THE SCHOOLMASTER

When I mentioned the strange apparition which I had seen with Winifred
on one of those mountain passes overlooking the Glen of the Dargle, I
saw that Granny Meehan was troubled and that she strove to avoid the
subject.

“Winifred seems very intelligent,” I remarked.

“That she does,” the old woman assented cordially. “Times there be when
I’m afeard she knows too much.”

“Too much?” I inquired.

Granny Meehan nodded as she added:

“Some says that it serves me right for lettin’ her go to school so long
to the mad schoolmaster.”

Her voice sank almost to a whisper as she said the last words.

“The mad schoolmaster!” I repeated, feeling that here was no doubt the
clue for which I had been so long seeking.

“Whist, ma’am dear! Don’t speak that name so loud,–don’t, for the love
of God!” she interposed eagerly.

“Why, Mrs. Meehan,” I said warmly, “you are too sensible and too
religious a woman to believe all the nonsense that is talked
hereabouts.”

The old woman shook her head and hesitated a moment.

“I’m not sayin’ that I believe this, that or the other thing,” she
declared, almost doggedly; “but at the end of life, ma’am dear, we get
to know that there are people and things it’s best not to meddle with.”

“Was that the mad schoolmaster I saw with Winifred?” I asked–lowering
my voice, however, in deference to the caution which I felt angrily
disposed to call superstition.

“Sure I suppose ’twas himself and no other,” declared Mrs. Meehan, with
a half sigh. “Miss Winifred has a real heart-love for him; and sometimes
it makes me uneasy, because people say he’s too knowledgeable to have
come honestly by his wisdom. There’s no tellin’. But be that as it may,
there’s no other evil told of the man. He’s been like a father to the
poor little one and given her all the schoolin’ she’s had.”

“He _is_ a schoolmaster, then?” I asked.

“To be sure, ma’am, and a mighty fine one entirely; so that for many a
year them that wanted their childer to have more book-learnin’ than they
have themselves, as folks do nowadays, sent their gossoons to him, and
the girls as well. And a kind and good master he was, I’m told: never a
cross word passin’ his lips. And a fine scholar, with a power of
learnin’ in his head.”

“Does he still keep the school?” I inquired further.

“He doesn’t, ma’am, more’s the pity. But ’twas this way. One began to be
afeard of him, sayin’ that he wasn’t lucky; and another began to be
afeard. The word flew from mouth to mouth, till but few enough remained.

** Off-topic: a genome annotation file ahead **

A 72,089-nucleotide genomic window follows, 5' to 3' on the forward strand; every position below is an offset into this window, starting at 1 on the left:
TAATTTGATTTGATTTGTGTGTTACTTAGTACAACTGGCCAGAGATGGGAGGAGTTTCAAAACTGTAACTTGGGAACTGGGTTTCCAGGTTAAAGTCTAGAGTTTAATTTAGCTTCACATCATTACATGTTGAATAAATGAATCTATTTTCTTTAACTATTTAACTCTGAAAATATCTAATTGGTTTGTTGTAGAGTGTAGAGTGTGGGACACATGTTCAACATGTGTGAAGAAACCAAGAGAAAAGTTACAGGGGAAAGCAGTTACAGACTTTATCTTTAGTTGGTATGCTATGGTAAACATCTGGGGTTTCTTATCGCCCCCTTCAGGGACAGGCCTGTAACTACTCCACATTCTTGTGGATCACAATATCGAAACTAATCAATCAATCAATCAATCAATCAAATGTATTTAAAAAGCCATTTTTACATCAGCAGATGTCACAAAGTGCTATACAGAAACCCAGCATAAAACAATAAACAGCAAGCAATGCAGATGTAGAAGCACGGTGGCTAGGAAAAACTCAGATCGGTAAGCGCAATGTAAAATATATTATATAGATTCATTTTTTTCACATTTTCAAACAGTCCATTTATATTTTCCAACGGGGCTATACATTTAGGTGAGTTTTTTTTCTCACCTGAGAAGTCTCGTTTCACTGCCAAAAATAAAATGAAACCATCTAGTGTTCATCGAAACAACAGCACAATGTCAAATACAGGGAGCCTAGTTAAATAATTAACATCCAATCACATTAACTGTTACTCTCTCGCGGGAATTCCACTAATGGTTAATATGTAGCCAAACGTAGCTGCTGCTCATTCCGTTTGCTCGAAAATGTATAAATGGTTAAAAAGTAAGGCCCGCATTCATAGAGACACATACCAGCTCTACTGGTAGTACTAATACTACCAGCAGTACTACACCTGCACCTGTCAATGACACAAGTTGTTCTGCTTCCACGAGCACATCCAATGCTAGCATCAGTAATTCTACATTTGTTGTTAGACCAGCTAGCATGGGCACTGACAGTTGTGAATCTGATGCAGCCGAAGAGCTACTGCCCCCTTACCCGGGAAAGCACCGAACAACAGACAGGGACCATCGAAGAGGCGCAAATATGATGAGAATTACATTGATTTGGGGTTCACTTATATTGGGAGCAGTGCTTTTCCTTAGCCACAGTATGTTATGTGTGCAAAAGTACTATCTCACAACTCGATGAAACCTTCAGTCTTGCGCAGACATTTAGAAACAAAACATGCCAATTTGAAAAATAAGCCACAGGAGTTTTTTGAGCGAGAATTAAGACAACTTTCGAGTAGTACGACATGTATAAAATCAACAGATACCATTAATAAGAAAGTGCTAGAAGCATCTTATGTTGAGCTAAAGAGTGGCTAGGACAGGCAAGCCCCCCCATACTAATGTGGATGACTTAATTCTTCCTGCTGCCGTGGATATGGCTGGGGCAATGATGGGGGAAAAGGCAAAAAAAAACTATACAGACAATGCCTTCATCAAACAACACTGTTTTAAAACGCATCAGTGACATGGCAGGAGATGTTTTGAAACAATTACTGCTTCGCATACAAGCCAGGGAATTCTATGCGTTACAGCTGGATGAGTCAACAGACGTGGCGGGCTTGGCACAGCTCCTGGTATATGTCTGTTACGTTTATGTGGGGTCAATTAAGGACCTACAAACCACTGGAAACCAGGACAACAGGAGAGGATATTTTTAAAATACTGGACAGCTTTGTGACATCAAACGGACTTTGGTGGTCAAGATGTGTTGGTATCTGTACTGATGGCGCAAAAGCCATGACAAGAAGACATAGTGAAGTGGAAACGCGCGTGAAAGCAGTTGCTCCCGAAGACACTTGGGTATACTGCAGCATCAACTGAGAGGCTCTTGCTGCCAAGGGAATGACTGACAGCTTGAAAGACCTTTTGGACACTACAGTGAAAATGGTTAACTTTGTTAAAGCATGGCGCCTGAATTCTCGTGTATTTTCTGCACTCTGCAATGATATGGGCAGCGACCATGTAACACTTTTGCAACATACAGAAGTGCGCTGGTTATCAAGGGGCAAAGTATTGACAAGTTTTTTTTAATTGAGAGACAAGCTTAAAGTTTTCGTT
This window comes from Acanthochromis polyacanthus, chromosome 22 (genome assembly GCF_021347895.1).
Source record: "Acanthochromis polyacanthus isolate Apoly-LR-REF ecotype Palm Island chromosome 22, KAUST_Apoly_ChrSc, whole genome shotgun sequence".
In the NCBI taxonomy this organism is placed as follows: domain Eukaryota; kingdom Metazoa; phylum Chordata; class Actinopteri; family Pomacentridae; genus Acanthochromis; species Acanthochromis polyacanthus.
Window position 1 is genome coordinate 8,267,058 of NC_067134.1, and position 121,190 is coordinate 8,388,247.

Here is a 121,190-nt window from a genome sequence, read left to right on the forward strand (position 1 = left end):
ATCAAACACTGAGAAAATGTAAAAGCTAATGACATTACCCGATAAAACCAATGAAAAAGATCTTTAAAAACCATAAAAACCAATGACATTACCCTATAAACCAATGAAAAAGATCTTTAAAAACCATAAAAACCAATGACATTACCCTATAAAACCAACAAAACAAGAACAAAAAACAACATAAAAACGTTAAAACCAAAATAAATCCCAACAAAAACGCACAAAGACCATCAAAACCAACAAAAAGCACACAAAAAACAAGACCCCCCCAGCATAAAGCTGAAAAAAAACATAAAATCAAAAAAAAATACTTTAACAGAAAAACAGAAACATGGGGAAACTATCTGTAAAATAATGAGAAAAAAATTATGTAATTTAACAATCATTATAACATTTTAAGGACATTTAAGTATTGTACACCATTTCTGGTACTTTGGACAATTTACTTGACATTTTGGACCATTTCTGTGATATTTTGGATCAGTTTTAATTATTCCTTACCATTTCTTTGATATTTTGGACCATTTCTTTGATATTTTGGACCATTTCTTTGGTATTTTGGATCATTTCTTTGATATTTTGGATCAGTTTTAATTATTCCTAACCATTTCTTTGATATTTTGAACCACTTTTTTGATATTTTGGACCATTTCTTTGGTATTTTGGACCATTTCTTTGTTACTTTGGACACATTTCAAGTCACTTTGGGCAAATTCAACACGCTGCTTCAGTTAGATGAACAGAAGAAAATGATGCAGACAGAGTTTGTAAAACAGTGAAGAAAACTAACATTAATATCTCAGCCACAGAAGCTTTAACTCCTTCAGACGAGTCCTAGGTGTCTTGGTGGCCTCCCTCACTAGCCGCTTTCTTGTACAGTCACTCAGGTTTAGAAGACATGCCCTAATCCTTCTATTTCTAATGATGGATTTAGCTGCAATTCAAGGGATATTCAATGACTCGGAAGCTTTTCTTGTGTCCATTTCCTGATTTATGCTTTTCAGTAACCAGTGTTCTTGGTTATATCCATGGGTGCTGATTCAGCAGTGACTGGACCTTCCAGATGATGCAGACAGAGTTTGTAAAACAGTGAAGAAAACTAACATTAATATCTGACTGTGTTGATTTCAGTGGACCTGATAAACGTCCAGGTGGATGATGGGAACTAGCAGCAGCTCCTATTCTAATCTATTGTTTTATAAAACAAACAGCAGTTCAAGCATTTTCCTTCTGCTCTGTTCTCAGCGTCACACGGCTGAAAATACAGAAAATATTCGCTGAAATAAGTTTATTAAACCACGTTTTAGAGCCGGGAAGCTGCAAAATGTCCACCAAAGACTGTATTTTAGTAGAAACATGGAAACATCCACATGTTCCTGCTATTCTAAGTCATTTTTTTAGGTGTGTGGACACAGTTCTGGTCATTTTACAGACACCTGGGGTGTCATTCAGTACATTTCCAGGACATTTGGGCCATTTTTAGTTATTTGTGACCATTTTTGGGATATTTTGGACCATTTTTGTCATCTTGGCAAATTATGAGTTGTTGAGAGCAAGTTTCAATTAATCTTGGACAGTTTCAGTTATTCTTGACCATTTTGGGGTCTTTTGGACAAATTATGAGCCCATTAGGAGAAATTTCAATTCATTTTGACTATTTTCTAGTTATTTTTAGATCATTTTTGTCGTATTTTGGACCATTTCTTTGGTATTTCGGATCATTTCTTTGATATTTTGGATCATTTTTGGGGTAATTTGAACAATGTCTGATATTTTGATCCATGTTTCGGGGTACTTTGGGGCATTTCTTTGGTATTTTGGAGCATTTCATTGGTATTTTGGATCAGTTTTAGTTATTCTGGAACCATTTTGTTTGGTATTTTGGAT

Then of a sudden he up and told the people that he wasn’t goin’ to teach
no more in the hills of Wicklow; and he closed up his school and off
with him for a month or so. He came back again, do you mind? But he
never would have no pupils except Miss Winifred. And when the people
seen that they tried to get him to take back the school. But it was all
of no use: he’s that set agin it that Father Owen himself could do
nothin’ with him.”

“But how does he support himself?”

Granny Meehan turned her head this way and that, listening, to be sure
that no one was about; then she leaned toward me, seeming to know by
instinct where I sat, and began impressively:

“Oh, it’s a queer kind of life he’s led since then! He still has his
cabin up in the Croghans–you may see it any day. Sometimes he’s there
and sometimes he isn’t; but many a tale does be told about his doin’s up
yonder. There was one that watched him by night, and what do you think
he seen?”

I could not imagine, and said so.

“He saw him puttin’ stones into an iron pot, like this very one here
that hangs on the hob for the potatoes.”

I glanced at the utensil mentioned, while she went on with her tale.

“Well, with that the gossoon that was spyin’ on him took to his heels
and never stopped till he was safe at home; and, of course, the whole
countryside knew of it by the mornin’. And, then, the schoolmaster goes
wanderin’ round in the night when honest folks are in their beds; and
kneelin’ down, they tell me, by the water side, as if he was prayin’ to
the moon and stars or to the fishes. Now I ask you if that’s fit conduct
for a Christian man?”

“He may have his own reasons for all that,” I suggested. “Men of
learning and science do many strange things.”

“I’m afeard it’s for no good he’s actin’ so,” said Granny, in a cautious
whisper. “Some will have it that he’s worshippin’ the devil; for how
else could he get the gold and silver they say he has? He disappears now
and again,–vanishes, as the story is, down into the ground or into some
cave of the hills, and comes back with a power of money to bury
somewhere; for he never spends it honestly like other folks.”

I pondered over the woman’s narrative, vainly seeking for an
explanation, and finally setting it down to the exaggeration of the
simple country people. Parts of it tallied with my own observations;